Trying to pick the low in the stock market may be more exciting than examining supply/demand fundamentals in coffee, but real investors are looking for returns – not fun. For those willing to tune out the media for a moment, there are markets not heavily swayed by credit market fears, interest rate headlines or the latest drama out of Iran. If you’re seeking such a market, consider coffee. Unlike the equities or bond trader, the coffee trader has to monitor two things: supply and demand.
Fortunately, worldwide coffee demand has remained relatively stable in recent years, increasing at a rate of less than 1% annually. This leaves the number crunching to the supply side.
Crop figures and demand estimates are available six to 12 months out and can be projected somewhat accurately. This may not tell us exactly where the market is headed, but it can give you an idea of where tit most likely will not go. Brazil is the world’s largest producer and exporter of coffee and is responsible for approximately one third of the world’s total coffee production. It accounts for the majority of the higher quality Arabica coffee traded at ICE Futures U.S. (formerly the New York Board of Trade).
Brazil experiences an “on/off” cycle in coffee production where higher production years are usually followed by lower production years and 2006 was an “on” year for coffee production. Brazil produced nearly 42.5 million bags of coffee. This resulted in a small world coffee surplus for the 2006 crop year. The 2007 “off” year for Brazilian coffee growers produced approximately 33.7 million bags. Prices adjusted accordingly in 2007 and now trade approximately 15% higher than last April’s pre-harvest lows.
Because of moist conditions in 2007, along with an upcoming “on” year for harvest, many coffee analysts are projecting 2008’s Brazilian harvest to be substantially larger than 2007. Official Brazilian government estimates peg the upcoming 2008 coffee crop between 41.3 and 44.2 million bags. These official estimates, however, historically have been roughly 10% lower than the actual figure. Respected independent analysis firm Safras e Mercado sees the 2008 crop coming in between 47.6 and 49.9 million bags. The Liberty Trading/OptionSellers.com official estimate is 49 million bags.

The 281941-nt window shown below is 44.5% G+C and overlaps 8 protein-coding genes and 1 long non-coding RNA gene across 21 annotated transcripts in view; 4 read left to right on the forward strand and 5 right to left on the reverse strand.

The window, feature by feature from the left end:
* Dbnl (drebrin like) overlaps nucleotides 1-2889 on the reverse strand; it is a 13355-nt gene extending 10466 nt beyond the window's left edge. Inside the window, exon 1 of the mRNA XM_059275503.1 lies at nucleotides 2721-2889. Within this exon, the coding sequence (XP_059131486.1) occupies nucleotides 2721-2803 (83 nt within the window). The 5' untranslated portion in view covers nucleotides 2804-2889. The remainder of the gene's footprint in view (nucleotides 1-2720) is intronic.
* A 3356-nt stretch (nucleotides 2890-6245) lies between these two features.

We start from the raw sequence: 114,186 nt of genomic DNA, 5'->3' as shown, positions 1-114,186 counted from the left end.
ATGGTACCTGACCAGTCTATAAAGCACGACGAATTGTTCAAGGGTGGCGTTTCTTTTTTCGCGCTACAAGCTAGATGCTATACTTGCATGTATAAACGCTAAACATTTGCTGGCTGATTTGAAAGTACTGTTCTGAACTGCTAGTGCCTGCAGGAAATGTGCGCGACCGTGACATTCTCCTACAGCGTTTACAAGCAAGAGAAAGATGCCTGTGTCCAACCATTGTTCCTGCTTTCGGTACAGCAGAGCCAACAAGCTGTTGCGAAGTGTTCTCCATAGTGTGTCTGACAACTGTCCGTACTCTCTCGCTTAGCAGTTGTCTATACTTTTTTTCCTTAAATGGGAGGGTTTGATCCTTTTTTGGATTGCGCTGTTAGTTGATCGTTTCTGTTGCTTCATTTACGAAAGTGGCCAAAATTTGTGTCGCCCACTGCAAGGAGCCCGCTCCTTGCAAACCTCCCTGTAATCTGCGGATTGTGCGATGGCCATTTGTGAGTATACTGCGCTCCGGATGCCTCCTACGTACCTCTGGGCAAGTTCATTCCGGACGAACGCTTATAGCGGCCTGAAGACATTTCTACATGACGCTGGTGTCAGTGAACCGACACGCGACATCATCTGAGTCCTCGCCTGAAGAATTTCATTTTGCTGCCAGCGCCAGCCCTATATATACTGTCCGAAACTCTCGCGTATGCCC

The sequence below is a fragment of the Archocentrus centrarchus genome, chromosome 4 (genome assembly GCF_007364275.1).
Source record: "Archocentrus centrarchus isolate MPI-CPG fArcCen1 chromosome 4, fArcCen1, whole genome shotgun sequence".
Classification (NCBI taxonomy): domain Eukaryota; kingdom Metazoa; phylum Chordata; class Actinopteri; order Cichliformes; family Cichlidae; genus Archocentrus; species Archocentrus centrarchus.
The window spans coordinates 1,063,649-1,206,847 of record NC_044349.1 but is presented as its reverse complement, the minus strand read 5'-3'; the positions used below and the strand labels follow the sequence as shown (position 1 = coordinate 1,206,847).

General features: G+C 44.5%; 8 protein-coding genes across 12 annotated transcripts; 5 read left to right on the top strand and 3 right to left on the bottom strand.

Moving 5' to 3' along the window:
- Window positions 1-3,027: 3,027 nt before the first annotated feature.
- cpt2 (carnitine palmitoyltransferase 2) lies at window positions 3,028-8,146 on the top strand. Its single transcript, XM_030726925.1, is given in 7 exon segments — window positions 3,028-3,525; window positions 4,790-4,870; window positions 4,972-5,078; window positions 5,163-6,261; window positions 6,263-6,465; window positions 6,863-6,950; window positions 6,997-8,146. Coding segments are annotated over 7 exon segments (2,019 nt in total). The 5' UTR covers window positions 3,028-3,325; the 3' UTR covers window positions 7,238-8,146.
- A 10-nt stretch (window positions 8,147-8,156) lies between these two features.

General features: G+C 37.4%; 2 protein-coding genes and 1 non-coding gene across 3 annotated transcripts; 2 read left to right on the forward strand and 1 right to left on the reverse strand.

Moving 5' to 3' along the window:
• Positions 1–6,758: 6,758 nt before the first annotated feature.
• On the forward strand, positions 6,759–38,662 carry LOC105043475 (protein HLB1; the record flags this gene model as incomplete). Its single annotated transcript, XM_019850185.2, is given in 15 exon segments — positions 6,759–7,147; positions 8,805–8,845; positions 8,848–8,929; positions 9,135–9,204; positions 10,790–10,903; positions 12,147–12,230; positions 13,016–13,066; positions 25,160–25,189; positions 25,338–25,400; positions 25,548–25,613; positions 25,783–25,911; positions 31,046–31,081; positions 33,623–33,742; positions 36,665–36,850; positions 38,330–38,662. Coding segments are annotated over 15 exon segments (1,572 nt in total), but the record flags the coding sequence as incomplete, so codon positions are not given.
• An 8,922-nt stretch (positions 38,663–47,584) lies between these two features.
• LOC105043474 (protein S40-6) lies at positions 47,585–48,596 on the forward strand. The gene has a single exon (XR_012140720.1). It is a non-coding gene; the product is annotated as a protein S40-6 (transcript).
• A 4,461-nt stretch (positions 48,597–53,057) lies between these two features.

A Brazilian crop of 48 million bags would be the second largest on record and have a substantial impact on the balance of world coffee production vs. consumption. In 2007, world production reached 121.8 million bags while world consumption was seen at 124 million bags. That 2.2 million bag deficit is largely responsible for coffee’s current price range remaining north of $1.30 per pound. That could change soon.
With Brazil’s larger production, world coffee output is expected to reach 133.25 million bags in 2008 while global consumption is seen at 126.0 million bags. This would result in a 7.25 million bag surplus for the 2008 crop year.
In addition to pricing in larger supply, the coffee market also is entering what is typically a quiet time of year. The bulk of the weather risk occurs June through August, the Brazilian winter, and in the October flowering season. The 2008 crop has emerged in good shape from these tests and the next several months are typically mild in Brazil. That should mean steady to lower prices. Supply fundamentals are bearish and the market has not yet fully priced in the 2008 surplus.
While a trader could simply short a back month futures contract, our recommended strategy is selling far out-of-the- money calls. Though fundamentals almost always will dictate longer- term direction, short-term fluctuations can happen in any market. Fund buying, technical signals or even commercial short covering all could conspire to produce limited rallies of up to 10¢. This would likely stop out a short futures position. However, for an option seller short strikes 40¢ to 50¢ above the futures price, the detrimental effects of such a rally would more than likely be minimal on a position. Selling options gives a trader more staying power and allows for such short-term fluctuations. Also, if the trader shorts coffee futures, he needs prices to go down to profit. A seller of calls profits if prices move lower, remain stagnant or even if they move moderately higher.
Now we see strikes available in mid 2008 coffee contracts that should meet this criterion. Based on end of January volatility levels, you could collect $500 in premium for one July 180 call, which would require approximately $970 in margin. It makes a lot more sense than putting the value of our investment portfolio in the hands of Ben Bernanke.
James Cordier is the founder of Liberty Trading Group/OptionSellers.com. Michael Gross is an analyst with Liberty. Cordier and Gross wrote The Complete Guide to Option Selling (McGraw-Hill 2005).